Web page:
Observing with ODI just got a little more comfortable.
To keep ODI in focus and to get the best possible image quality requires regular focus checks. This is done by taking a focus sequence that exposes the target area, closes the shutter, offsets the telescopes by a bit, changes the focus by a certain increment and opens the shutter again. This is repeated several times. After reading out, you will end up with an image where every star appears several times for different focus positions (see image below).
If you zoom in a little further, the differences between the focus positions become a little more obvious:
The traditional way up until now was to load the frame into ds9 and inspect stars using the IRAF imexam tool to see which focus gives the sharpest images or the smallest FWHM. This process, however, is tedious, time-consuming (only a minute or two per focus sequence, but it adds up over the course of a night).
Entry the new auto-focus tool.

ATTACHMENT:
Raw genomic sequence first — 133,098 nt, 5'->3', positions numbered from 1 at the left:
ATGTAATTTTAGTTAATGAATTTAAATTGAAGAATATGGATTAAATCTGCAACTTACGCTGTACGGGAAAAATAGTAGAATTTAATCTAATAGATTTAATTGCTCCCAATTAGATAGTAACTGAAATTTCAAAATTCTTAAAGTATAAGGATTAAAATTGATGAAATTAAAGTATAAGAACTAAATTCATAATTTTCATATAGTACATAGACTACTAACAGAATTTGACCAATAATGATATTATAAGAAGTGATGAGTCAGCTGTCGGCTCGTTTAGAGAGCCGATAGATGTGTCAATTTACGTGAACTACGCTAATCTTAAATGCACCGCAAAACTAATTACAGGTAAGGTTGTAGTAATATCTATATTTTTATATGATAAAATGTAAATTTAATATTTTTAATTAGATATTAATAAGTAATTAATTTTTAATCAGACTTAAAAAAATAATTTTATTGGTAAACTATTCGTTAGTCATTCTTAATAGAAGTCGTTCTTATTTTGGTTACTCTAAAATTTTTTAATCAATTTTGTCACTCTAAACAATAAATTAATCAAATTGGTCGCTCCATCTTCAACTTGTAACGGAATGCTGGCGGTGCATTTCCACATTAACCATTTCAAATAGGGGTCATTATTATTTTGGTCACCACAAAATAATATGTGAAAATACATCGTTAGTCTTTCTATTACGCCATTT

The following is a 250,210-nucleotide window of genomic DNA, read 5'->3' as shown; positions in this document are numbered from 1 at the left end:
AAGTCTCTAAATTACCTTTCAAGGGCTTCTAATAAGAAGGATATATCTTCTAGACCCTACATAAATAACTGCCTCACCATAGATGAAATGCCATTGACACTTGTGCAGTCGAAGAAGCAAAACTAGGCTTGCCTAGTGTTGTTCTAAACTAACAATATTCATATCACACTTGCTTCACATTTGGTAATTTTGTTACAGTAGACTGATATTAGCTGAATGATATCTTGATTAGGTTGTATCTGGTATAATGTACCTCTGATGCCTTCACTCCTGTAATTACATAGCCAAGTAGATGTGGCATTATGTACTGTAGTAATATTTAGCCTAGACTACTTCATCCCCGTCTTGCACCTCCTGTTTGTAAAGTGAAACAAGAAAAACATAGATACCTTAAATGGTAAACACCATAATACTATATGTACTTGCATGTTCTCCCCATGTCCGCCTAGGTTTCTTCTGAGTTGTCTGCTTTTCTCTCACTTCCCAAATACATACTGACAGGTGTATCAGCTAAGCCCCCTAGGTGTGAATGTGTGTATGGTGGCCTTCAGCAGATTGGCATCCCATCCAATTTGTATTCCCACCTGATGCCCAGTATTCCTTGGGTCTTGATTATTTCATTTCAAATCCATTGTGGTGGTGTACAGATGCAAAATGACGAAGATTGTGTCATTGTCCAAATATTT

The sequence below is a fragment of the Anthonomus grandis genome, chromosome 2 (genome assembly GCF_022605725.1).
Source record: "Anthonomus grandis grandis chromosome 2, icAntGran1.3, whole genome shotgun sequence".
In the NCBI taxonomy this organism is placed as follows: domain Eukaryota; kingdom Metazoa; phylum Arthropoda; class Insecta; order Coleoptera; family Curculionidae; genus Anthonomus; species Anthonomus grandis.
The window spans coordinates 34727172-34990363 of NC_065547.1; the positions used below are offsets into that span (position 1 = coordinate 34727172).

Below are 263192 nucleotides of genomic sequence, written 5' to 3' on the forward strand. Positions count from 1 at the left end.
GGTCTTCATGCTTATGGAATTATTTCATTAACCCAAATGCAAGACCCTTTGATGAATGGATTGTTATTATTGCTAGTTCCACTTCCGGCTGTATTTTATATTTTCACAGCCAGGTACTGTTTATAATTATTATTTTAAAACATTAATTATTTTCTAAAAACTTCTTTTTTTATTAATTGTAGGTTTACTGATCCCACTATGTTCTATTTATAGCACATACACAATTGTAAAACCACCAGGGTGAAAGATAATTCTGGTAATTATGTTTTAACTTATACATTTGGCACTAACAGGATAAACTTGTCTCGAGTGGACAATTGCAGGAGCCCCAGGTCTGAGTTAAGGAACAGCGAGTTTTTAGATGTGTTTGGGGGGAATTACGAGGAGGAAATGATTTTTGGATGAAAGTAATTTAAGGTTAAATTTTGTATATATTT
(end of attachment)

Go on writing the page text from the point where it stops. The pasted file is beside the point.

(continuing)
The new way of judging focus quality is incorporated into the pODI SAMP Listener that already handles the automatic data reduction in the background. Every time a new focus exposure is read out, it is now automatically analyzed in the background. Based on seeing measurements and positions of each star in the field, the script automatically finds which stars belong to the same sequence and sorts them into pairs. Once that’s done for all OTAs, the user is presented with a focus plot like the one below – generated using the very same data shown in the images above:
In this plot, every grey data point is an individual seeing measurement in one of the star sequences. Green data points are median measurements and their standard deviation, and the solid blue line is a polynomial fit to the data. Ultimately what the observer is interested in is the position of the blue arrow, marking the best focus position and the corresponding seeing value.
All that is done in the background and takes only 10-15 seconds from receiving the new frame to displaying the new focus plot, allowing the user to get on with her/his science without “wasting” precious observing time.